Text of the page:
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Food Authority Plans To Go To Court In 2009 On Infant Formula

Contributor:
Fuseworks Media
Fuseworks Media

Wellington, Dec 10 NZPA - Court proceedings to sort out whether a multinational manufacturer of infant formula, Nutricia, did enough to get regulatory approval for new additives may drag on through the next year.

The Dutch company initially defied requests from the New Zealand Food Safety Authority (NZFSA) for it to pull from shop shelves a range of infant formulas to which it had added a laxative-type ingredient not approved for New Zealand babies.

Eventually it withdrew the KariCare Gold Plus range containing soluble fibres known as fructo-oligosaccharides (FOS). In 2004, a European Food Safety Authority panel said the ingredient showed "variable effects" on consistency and frequency of stools from babies.

"There was an increased prevalence of adverse effects, including loose stools, in infants fed formula with added fructo-oligosaccharides," the EFSA panel said.

The New Zealand regulators have told their new Food Safety Minister, Kate Wilkinson, that though it started proceedings in October 2007 , the case has been set down for the High Court at Auckland in October 2009.

"The proceedings relate to whether or not an express permission was required for the inclusion of long chain FOS and GOS (fructo and galacto-oligosaccharides respectively) in the infant formula products produced by Nutricia in early 2007."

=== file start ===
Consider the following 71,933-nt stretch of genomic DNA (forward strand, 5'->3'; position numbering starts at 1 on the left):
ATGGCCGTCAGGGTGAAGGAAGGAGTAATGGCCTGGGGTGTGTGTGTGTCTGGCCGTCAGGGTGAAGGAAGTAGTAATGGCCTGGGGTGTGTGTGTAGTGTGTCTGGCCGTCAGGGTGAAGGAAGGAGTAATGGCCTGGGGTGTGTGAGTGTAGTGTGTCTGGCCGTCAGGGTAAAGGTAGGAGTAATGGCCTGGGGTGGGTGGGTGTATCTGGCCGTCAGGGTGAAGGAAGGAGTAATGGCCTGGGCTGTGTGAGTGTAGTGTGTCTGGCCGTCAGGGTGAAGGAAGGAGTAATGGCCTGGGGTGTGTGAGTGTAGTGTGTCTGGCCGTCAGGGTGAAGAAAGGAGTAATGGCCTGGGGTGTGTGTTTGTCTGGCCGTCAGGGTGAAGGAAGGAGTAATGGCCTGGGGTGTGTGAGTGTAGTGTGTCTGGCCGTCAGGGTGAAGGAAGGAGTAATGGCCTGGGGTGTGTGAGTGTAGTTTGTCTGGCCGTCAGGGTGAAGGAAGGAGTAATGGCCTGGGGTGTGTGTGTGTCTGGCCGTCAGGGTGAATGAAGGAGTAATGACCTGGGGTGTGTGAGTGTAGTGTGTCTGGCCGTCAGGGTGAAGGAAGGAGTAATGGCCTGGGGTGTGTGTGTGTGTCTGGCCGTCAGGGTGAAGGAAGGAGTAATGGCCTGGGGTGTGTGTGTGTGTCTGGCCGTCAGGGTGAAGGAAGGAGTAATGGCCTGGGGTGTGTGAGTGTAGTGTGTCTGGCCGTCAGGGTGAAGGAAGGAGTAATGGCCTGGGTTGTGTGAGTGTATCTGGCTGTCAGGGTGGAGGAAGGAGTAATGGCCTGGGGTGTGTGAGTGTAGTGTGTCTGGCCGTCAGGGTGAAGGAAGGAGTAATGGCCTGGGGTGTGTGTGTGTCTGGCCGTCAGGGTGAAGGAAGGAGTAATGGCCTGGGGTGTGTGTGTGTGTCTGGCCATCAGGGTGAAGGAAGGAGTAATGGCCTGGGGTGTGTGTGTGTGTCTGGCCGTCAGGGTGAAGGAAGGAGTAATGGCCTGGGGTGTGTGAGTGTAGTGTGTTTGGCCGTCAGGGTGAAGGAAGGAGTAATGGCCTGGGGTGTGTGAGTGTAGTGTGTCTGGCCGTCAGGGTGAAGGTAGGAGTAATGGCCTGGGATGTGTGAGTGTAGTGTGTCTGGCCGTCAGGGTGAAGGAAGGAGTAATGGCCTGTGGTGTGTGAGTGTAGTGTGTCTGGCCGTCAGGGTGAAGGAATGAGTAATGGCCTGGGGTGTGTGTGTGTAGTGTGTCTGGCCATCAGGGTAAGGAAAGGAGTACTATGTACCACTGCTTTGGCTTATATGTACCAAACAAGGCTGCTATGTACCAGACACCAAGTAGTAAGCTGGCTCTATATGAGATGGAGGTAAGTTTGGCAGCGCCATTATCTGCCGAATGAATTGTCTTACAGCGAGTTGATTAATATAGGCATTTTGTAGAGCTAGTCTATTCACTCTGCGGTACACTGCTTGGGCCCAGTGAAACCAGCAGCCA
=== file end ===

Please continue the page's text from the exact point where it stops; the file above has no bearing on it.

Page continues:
The company claimed at the time the substances would act as "prebiotics" to aid a baby's digestive and natural immune systems.

"NZFSA ... remains of the view that FOS (whether long chain or otherwise) and GOS were not lawful constituents in those products," the authority said.

A "nutritive substance" must not be added to infant formula and follow-on formula, unless there was a specific permission for the substance; or the substance was naturally present in an ingredient of the infant formula product.

Nutricia disagreed with NZFSA's interpretation of the food standards code.

The authority said a proposal relevant to the declaratory judgment proceedings was now before the trans-Tasman Food Standards Australia New Zealand agency and would eventually require a decision by that ministerial council, which includes Ms Wilkinson.

NZPA WGT kca nb

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